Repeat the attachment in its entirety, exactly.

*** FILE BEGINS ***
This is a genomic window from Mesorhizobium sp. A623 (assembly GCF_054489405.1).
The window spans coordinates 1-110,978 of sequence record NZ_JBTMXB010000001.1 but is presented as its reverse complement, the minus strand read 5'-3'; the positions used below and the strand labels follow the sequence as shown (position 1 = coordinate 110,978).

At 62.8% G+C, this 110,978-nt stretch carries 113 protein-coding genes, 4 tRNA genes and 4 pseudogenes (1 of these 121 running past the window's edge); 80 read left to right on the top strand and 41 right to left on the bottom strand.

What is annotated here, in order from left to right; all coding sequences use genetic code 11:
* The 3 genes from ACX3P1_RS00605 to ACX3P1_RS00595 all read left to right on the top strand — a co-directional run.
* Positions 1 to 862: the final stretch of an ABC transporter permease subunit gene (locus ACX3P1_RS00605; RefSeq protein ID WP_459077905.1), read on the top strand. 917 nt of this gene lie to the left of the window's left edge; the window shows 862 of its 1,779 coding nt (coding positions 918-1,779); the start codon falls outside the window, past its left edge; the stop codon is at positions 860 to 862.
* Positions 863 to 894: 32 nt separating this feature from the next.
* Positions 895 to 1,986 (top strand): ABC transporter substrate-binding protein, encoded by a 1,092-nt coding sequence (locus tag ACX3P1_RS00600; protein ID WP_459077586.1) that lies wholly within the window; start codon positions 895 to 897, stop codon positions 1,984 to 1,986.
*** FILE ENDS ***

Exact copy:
This is a genomic window from Mesorhizobium sp. A623 (assembly GCF_054489405.1).
The window spans coordinates 1-110,978 of sequence record NZ_JBTMXB010000001.1 but is presented as its reverse complement, the minus strand read 5'-3'; the positions used below and the strand labels follow the sequence as shown (position 1 = coordinate 110,978).

At 62.8% G+C, this 110,978-nt stretch carries 113 protein-coding genes, 4 tRNA genes and 4 pseudogenes (1 of these 121 running past the window's edge); 80 read left to right on the top strand and 41 right to left on the bottom strand.

What is annotated here, in order from left to right; all coding sequences use genetic code 11:
* The 3 genes from ACX3P1_RS00605 to ACX3P1_RS00595 all read left to right on the top strand — a co-directional run.
* Positions 1 to 862: the final stretch of an ABC transporter permease subunit gene (locus ACX3P1_RS00605; RefSeq protein ID WP_459077905.1), read on the top strand. 917 nt of this gene lie to the left of the window's left edge; the window shows 862 of its 1,779 coding nt (coding positions 918-1,779); the start codon falls outside the window, past its left edge; the stop codon is at positions 860 to 862.
* Positions 863 to 894: 32 nt separating this feature from the next.
* Positions 895 to 1,986 (top strand): ABC transporter substrate-binding protein, encoded by a 1,092-nt coding sequence (locus tag ACX3P1_RS00600; protein ID WP_459077586.1) that lies wholly within the window; start codon positions 895 to 897, stop codon positions 1,984 to 1,986.